Festival De Nouveau Cinema - Entry # 1



It's always a blast to cover this film fest and just like I did last year, I'll be updating this blog many times in the next few days with my take on some of the hottest titles playing in Canada's oldest film fest, Montreal's Le Festival De Nouveau Cinema. In fact the film fest hasn't even started yet but I was given a few screener DVDs to wet my appetite. At this year's fest I hope to get the same treats as I got last year. Every film fest has its fair share of surprises and this year's edition should be no exception.

The first film I saw was Nadav Lapid's Policeman, an Israeli film that knocked me out for a loop. The film tells of two stories. The first half has to do with Yaron, a hard working Israeli Police Officer with a pregnant wife and a sense of unequivocal fraternity amongst his unit. The second half of the movie is more political - a group of five young Left wing radicals decide to start a revolution to protest the vast difference between Israel's Rich and Poor societies. They want to create a new order in a country they see decimated by poverty. Both stories come together and converge into a thoughtfully carried out finale that consequentially ups the tension a notch. Also showing at the prestigious New York Film Festival, Lapid's film is one like no other. He shoots it with a bracing poet's eye, choosing the right shots and experimenting with the style a little. Here's a small budget movie made into a grandiose cinematic statement, I wouldn't be surprised if more people hear about it in the months to come.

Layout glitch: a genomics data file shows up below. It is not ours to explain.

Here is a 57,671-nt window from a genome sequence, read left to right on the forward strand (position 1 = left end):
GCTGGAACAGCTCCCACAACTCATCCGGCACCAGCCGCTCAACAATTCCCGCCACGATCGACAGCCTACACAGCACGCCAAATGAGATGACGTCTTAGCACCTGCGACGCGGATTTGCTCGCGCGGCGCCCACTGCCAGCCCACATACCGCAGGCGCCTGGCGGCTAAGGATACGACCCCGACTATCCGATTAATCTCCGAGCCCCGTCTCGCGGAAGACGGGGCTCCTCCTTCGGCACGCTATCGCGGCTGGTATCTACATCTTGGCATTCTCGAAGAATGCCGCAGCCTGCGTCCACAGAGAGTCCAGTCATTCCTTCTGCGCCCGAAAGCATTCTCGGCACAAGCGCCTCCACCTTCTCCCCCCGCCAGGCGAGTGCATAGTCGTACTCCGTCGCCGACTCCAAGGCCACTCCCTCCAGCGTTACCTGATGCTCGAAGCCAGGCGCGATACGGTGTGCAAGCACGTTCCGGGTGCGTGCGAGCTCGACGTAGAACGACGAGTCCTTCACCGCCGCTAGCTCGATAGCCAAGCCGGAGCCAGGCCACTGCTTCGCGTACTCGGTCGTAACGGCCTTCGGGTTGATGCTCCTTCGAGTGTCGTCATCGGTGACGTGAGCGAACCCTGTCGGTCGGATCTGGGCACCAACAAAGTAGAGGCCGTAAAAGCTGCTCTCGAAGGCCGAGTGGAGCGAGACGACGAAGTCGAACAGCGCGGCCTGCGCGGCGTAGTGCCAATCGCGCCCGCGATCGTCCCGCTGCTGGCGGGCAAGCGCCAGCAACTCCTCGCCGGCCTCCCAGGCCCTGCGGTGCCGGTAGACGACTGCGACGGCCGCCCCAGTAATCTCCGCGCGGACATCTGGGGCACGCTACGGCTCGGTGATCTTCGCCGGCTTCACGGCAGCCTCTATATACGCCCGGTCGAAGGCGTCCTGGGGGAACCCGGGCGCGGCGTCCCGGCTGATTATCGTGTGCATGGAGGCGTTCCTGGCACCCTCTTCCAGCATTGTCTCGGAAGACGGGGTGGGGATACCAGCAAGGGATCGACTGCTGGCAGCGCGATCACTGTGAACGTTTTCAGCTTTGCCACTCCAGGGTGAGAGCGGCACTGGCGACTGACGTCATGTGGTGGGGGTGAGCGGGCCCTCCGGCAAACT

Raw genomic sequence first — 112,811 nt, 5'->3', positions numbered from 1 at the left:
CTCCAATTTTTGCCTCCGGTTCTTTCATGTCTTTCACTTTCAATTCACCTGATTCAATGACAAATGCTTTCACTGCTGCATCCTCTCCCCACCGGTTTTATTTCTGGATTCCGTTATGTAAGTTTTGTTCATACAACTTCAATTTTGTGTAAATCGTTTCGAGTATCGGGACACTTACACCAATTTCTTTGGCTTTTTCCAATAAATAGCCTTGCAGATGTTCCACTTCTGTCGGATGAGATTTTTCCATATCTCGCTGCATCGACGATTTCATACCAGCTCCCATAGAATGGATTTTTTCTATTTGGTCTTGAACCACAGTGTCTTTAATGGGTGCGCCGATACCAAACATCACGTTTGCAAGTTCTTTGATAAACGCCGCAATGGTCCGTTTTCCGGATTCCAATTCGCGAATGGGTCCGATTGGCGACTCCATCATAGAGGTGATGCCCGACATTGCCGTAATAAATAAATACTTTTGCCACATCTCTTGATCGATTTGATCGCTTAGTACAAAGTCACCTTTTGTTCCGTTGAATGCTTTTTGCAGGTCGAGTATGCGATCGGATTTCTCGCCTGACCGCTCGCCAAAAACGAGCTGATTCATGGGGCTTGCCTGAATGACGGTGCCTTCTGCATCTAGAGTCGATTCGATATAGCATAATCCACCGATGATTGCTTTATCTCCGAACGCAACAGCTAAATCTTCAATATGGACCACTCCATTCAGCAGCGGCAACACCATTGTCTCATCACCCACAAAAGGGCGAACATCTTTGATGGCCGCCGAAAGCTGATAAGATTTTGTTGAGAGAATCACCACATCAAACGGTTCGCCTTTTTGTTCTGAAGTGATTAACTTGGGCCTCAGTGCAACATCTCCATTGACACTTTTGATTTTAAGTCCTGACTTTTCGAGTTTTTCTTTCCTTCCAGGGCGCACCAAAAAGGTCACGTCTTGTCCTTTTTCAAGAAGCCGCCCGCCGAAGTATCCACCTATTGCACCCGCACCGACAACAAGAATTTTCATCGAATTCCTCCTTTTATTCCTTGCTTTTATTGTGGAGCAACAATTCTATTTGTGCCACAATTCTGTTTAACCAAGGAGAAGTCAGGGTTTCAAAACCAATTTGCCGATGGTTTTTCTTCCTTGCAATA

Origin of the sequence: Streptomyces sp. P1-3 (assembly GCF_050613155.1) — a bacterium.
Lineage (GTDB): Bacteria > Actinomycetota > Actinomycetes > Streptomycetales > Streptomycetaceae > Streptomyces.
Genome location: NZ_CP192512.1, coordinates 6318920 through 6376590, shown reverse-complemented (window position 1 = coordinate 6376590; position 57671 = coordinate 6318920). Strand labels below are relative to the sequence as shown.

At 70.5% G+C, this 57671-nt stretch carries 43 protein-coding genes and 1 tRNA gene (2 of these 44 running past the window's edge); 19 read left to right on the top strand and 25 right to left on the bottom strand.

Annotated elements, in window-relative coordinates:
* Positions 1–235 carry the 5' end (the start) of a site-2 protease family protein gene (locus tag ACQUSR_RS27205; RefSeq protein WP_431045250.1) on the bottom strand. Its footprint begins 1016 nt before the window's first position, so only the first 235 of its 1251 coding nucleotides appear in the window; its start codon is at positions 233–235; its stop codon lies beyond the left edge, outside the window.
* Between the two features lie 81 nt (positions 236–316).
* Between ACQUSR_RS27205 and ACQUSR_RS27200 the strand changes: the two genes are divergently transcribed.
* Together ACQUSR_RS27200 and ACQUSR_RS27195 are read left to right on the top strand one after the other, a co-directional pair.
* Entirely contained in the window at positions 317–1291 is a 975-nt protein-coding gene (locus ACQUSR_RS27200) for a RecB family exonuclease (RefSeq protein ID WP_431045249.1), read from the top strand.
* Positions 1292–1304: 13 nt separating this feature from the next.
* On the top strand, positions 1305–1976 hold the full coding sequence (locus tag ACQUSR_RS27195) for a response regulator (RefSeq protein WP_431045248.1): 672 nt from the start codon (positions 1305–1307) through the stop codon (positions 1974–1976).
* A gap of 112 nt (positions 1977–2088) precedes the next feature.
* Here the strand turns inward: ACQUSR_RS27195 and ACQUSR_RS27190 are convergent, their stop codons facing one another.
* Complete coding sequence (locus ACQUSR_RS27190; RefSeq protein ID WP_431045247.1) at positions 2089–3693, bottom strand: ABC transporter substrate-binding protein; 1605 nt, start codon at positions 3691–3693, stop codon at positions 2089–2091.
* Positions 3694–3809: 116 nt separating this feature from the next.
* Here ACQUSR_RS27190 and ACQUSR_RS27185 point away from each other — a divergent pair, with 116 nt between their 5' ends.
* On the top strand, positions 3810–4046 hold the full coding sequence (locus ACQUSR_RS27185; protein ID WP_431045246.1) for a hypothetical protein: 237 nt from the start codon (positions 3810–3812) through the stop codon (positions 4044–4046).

Actress turned director Sarah Polley's followup to her -in my books overrated but- critically acclaimed 2006 debut Away From Here starts off in the same vein as her previous picture, simplistic storytelling and a narrative that doesn't really give us anything new but .. it changes in its last third into a kind of vision I never thought Polley had in her. Take This Waltz is a flawed picture that takes more than its fair share of chances as it goes along. Michelle Williams' Margo is married to a lovable shlub played by Seth Rogen yet she's not contently happy and almost taken aback when she meets the next door neighbour on a business trip and strikes a forbidden chord with him. You know a movie is doing something right when you can relate to some of its characters. The questions Polley raises are valid. Is love enough and worth keeping more than isolated sexual pleasure? Does desire trump love? Williams gives her usual impeccable performance and Rogen is not bad in one of his first dramatic roles. It's a film at war with itself, a kind of schizo mess that doesn't always work but takes chances that make it worth checking out. I think Polley is headed into the right direction but she's still a work in progress.
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